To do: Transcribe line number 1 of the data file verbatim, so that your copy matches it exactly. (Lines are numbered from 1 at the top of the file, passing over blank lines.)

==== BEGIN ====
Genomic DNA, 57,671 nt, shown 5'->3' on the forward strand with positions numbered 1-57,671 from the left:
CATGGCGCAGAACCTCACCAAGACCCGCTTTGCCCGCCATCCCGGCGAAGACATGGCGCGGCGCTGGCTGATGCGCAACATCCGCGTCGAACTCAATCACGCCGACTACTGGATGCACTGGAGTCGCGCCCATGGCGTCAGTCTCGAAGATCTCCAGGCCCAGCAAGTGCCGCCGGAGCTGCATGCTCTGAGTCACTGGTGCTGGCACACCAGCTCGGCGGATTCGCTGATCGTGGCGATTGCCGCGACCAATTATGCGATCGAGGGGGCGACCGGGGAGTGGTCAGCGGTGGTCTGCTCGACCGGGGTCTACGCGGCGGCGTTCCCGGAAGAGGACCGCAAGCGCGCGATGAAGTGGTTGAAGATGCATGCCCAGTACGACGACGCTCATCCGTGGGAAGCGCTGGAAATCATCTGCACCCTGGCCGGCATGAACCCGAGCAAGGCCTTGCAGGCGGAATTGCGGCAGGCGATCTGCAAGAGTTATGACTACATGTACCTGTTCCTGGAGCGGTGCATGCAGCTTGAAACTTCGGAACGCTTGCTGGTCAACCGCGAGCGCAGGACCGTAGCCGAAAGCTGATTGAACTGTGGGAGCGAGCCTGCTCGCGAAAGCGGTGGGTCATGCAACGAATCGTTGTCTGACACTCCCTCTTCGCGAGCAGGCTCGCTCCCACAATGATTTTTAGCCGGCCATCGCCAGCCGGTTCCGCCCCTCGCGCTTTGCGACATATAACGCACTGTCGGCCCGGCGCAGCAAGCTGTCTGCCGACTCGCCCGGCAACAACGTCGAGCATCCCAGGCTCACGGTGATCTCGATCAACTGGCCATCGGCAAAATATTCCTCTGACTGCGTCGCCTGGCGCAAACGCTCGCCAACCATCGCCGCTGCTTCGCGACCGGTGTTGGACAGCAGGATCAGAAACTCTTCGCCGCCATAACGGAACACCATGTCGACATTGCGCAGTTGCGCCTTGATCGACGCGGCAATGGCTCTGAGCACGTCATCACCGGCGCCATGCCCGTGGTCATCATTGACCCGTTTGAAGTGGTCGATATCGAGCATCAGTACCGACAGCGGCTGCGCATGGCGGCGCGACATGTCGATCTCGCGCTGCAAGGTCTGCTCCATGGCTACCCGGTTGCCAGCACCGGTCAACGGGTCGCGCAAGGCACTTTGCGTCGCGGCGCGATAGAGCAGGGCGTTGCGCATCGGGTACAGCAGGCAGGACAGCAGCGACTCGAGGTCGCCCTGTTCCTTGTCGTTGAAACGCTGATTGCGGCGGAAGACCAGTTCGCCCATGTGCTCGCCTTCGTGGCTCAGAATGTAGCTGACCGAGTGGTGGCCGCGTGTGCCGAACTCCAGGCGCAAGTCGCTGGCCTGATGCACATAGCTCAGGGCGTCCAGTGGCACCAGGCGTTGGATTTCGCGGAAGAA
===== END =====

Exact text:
Genomic DNA, 57,671 nt, shown 5'->3' on the forward strand with positions numbered 1-57,671 from the left: